I also felt deep discomfort because I didn’t actually understand who the movie was for: Do Black people need to be tortured and triggered by these depictions? Are we supposed to feel a small, false sense of justice and liberation because in this movie we finally got to “fight back” even though we still live in a world that tells us to behave, mind our Ps and Qs, not to react or criticize or try to dismantle systems of violence that hurt us, the film acting as a rather insulting opiate? Do white people need to see Black bodies humiliated, subjugated, mangled and destroyed to believe that we have been oppressed and see the parallels to what is happening to us today and believe our truth?
Some compelling parts of the movie’s narrative was the honest look at how Christianity has been used both to subjugate and liberate the African diaspora in different measures. As a Black woman who experiences an intersection of racial gender and gendered race that neither Black men nor white women do, I also thought it was necessary to include the role white women played in white supremacy and the subjugation of enslaved Africans of all genders, especially women. There’s also the underlying theme of the false hope granted under respectability politics. The movies shows how it came out of a need to survive and be seen as more human according to Euro-centric standards, but how in the end it’s not the way we will become free. Instead, knowing our worth and ourselves and having pride in our identities, lives, history and power and fighting unapologetically for our freedom is what has always worked to our advantage. I would say that the presence of these themes were a fluke, however, and could have been more deeply explored while forgoing the patriarchy.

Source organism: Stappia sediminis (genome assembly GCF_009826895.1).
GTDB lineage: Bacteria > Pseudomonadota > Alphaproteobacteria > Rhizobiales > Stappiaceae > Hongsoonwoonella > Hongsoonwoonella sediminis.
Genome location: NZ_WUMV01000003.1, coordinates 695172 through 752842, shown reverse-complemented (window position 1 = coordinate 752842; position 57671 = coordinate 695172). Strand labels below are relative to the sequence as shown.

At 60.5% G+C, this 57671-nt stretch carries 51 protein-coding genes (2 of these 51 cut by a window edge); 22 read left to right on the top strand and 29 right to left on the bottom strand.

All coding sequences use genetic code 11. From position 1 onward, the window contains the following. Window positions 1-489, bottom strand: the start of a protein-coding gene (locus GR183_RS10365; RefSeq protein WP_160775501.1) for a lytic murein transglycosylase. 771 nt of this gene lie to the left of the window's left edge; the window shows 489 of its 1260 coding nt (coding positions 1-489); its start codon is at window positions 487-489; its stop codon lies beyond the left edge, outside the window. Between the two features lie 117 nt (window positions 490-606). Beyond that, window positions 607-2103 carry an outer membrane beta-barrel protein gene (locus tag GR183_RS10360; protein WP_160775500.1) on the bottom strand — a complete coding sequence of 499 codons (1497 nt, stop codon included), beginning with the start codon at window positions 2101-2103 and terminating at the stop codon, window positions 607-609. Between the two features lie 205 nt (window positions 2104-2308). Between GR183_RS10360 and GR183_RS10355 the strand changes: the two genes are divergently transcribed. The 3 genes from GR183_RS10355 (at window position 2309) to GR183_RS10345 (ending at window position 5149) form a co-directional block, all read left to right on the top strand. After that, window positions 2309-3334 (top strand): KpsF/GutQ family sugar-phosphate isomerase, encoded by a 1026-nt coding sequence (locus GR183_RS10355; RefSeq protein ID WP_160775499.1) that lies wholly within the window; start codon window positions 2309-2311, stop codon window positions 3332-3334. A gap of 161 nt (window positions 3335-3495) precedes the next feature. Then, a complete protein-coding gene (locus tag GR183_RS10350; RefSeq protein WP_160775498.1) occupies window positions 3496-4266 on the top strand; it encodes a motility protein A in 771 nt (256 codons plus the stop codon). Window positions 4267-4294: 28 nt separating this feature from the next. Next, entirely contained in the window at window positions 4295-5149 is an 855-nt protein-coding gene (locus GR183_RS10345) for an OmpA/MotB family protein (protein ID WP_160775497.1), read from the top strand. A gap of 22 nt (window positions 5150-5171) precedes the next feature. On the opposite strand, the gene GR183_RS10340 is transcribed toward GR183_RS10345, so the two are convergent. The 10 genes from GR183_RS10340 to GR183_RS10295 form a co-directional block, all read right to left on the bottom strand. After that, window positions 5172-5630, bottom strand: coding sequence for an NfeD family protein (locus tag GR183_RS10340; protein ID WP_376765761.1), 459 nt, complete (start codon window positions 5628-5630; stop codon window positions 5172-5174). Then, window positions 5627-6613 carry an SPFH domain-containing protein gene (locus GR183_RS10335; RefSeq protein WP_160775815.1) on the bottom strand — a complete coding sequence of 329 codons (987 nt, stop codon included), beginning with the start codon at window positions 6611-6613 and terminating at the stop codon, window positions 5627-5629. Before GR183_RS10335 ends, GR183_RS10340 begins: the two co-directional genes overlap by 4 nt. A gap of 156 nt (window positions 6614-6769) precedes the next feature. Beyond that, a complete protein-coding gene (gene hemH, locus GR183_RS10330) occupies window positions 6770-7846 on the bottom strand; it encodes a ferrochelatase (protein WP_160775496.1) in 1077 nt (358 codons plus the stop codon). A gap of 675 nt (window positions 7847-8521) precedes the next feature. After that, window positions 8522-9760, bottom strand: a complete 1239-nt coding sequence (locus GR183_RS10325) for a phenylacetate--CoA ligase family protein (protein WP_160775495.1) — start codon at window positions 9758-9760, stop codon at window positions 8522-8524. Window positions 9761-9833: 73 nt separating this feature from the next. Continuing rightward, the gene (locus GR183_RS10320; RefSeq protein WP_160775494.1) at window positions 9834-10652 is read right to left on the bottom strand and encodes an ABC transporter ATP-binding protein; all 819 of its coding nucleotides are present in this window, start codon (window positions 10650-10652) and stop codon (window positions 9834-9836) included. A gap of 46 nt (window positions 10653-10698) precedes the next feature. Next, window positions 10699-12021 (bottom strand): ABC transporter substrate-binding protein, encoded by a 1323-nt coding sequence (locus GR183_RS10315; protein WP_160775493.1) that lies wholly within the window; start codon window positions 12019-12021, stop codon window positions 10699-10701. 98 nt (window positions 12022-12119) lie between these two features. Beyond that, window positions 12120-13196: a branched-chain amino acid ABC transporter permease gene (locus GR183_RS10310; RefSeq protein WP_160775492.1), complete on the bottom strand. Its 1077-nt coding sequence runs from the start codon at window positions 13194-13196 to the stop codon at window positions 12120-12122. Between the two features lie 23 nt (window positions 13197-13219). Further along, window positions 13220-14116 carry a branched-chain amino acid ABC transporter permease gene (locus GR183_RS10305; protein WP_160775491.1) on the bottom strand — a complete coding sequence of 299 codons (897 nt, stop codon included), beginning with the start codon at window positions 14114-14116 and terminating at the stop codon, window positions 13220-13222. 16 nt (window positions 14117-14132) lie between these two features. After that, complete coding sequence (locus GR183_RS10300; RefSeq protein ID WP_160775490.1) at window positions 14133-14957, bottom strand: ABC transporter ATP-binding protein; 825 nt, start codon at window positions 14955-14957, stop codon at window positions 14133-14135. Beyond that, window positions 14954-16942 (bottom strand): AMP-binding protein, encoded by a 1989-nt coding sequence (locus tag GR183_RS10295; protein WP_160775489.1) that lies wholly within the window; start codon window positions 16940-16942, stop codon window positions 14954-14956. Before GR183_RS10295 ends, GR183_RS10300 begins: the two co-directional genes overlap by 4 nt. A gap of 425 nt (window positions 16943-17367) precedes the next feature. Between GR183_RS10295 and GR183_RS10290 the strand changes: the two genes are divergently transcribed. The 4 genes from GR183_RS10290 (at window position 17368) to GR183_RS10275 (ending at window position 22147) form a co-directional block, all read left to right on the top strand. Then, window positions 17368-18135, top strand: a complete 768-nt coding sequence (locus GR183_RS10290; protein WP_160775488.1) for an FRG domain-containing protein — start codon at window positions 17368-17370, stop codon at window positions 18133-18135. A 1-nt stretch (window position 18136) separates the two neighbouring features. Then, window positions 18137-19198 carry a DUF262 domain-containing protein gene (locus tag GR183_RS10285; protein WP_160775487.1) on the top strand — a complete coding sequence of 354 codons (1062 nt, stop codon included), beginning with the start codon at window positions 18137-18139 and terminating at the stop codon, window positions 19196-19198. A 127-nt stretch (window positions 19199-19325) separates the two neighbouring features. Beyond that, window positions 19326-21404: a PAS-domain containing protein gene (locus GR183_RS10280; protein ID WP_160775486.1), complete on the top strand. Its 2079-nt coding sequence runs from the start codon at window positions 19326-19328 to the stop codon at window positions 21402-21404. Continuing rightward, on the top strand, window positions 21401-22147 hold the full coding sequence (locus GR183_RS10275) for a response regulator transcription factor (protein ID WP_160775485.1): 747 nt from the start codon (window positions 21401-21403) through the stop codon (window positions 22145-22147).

Ultimately, I still ask, again: what is it about Black suffering and pain that people love so much? Why do we have to see white men being so-and-so violent to finally doubt their goodness and intentions and Black people being so-and-so violated and mutilated to finally believe them? Who was this movie made for and why? I fear and greatly doubt the humanity of any person that needs to see these violent and sexist narratives to believe and trust the words of their descendants.
The next day, I was in the company of three other professional Black women and we spoke about our experiences with watching the movie. We agreed it was abysmal and spoke to the violence of the depiction, the way it erased and exploited Black bodies especially those of women, and that it was, essentially, torture porn. It is no surprise that the sister of the deceased woman who accused Nate Parker and his accomplice, Jean Celestin, felt the same way.
For me, this both exposes and deepens the fissures in Black activists, organizing and creative communities between Black cis het men and, well, all other Black folks, especially women and femmes. We bite our tongues at the violence they commit against us, stay quiet at how we are victimized by white supremacy, and yet are expected to organize on their behalf and support their creative endeavors, no matter how violent, exploitative, patriarchal or white.
In truth, the film exposed how Nate Parker is both his patriarchal depiction of Nat Turner and in many respects also the slave owners as well. The sooner we can reckon with this truth and see how deeply entrenched his misogynist violence and white patriarchal values and those of our society are in his work, the better.